U.S. Economic Performance: Good Fortune Or A New Era?
September 1, 1999
The performance of the U.S. economy in the late 1990s was very good by most measures. Overall growth was robust; and both the unemployment rate and inflation were at the lowest levels in over 30 years. But for many economists, delight in the economy's strong performance was tempered by puzzlement.
- Since the 1960s, unemployment rates below 6 percent or so had been associated with rising rates of inflation.
- Yet in the late 1990s, with unemployment rates around 4 percent, inflation declined.
Explanations for the breakdown in the historic link between inflation and unemployment tend to fall into two categories: temporary factors and a new economic era.
Some economists say temporary factors -- such as the slowing rate of increase in costs for medical benefits -- have held down inflation in the face of low unemployment rates.
The low rate of inflation has, in turn, allowed the Federal Reserve to maintain and even reduce interest rates. Relatively easy money, in combination with strong real income growth, have supported the continued expansion.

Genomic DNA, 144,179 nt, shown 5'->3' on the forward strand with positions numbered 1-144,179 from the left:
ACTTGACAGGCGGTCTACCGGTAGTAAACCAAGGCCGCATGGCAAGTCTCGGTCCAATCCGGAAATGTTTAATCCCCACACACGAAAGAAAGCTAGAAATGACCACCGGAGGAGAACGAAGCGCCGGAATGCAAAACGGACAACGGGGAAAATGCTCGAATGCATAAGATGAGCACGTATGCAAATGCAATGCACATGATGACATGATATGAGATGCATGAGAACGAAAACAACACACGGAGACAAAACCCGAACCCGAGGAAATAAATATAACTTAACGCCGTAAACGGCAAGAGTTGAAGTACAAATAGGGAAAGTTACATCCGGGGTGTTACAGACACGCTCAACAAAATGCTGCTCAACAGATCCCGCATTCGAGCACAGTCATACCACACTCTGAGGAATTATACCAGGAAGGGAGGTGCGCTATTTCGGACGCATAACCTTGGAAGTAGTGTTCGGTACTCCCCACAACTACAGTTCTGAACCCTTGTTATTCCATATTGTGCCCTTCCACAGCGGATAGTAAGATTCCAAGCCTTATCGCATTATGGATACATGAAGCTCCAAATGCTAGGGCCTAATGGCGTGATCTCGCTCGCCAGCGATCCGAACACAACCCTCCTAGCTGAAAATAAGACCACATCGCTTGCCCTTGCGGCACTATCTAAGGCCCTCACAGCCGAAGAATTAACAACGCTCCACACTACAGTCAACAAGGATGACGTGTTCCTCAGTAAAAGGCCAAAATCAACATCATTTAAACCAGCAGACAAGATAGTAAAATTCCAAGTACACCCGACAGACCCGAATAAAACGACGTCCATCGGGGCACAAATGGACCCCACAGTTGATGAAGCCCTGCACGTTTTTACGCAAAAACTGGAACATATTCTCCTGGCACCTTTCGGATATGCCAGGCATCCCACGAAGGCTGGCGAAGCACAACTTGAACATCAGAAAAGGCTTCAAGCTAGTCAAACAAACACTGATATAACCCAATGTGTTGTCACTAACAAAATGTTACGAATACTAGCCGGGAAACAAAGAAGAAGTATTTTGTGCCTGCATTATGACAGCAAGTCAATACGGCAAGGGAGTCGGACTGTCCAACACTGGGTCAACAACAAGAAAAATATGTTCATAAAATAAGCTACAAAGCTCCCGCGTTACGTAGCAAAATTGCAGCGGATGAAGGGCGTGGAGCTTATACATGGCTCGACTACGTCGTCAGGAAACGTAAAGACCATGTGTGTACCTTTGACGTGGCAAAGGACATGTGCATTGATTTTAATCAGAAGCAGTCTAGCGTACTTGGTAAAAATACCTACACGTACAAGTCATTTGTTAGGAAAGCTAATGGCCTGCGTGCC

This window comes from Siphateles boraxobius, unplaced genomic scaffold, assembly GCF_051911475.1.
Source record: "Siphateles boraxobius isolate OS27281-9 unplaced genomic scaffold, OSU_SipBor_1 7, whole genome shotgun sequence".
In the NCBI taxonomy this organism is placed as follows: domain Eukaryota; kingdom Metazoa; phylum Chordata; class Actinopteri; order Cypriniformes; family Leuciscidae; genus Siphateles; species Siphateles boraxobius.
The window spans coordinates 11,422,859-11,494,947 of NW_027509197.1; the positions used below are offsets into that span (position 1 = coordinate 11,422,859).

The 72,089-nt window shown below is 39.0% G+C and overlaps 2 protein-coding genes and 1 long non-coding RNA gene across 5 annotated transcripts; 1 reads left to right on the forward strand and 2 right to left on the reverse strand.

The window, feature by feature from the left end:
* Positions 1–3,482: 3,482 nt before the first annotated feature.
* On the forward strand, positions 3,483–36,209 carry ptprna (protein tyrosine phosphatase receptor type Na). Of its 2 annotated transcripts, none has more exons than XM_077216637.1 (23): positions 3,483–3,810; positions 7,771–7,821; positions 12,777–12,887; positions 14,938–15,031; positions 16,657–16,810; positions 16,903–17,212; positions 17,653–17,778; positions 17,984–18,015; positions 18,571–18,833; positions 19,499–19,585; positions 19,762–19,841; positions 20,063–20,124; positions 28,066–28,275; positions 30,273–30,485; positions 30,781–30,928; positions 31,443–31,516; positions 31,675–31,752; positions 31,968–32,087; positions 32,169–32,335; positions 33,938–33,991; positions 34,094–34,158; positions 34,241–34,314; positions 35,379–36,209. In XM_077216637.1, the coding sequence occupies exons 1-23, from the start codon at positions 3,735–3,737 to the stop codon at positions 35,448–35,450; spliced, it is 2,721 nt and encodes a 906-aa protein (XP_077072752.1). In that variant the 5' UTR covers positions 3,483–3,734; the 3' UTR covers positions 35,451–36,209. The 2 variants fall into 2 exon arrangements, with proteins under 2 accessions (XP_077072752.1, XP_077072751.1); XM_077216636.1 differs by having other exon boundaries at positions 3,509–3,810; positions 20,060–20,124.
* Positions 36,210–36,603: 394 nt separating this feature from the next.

Other economists believe the American economy is entering a new era of intense competition and high productivity growth in which inflation is much less of a threat. Advocates of new era do not see an intensification of global competition as simply a temporary factor.
Global competition brings competitive pressures on the American economy, providing incentives for investments in new technologies and the adoption of business practices that are yielding productivity gains.
So which perspective accounts for the extraordinary performance of the U.S. economy? It may be a combination of both.
Source: Lynn E. Browne ,"U.S. Economic Performance: Good Fortune, Bubble, or New Era?" New England Economic Review, May/June 1999, Federal Reserve Bank of Boston, P.O. Box 2076, Boston, Mass. 02106, (617) 973-3397.
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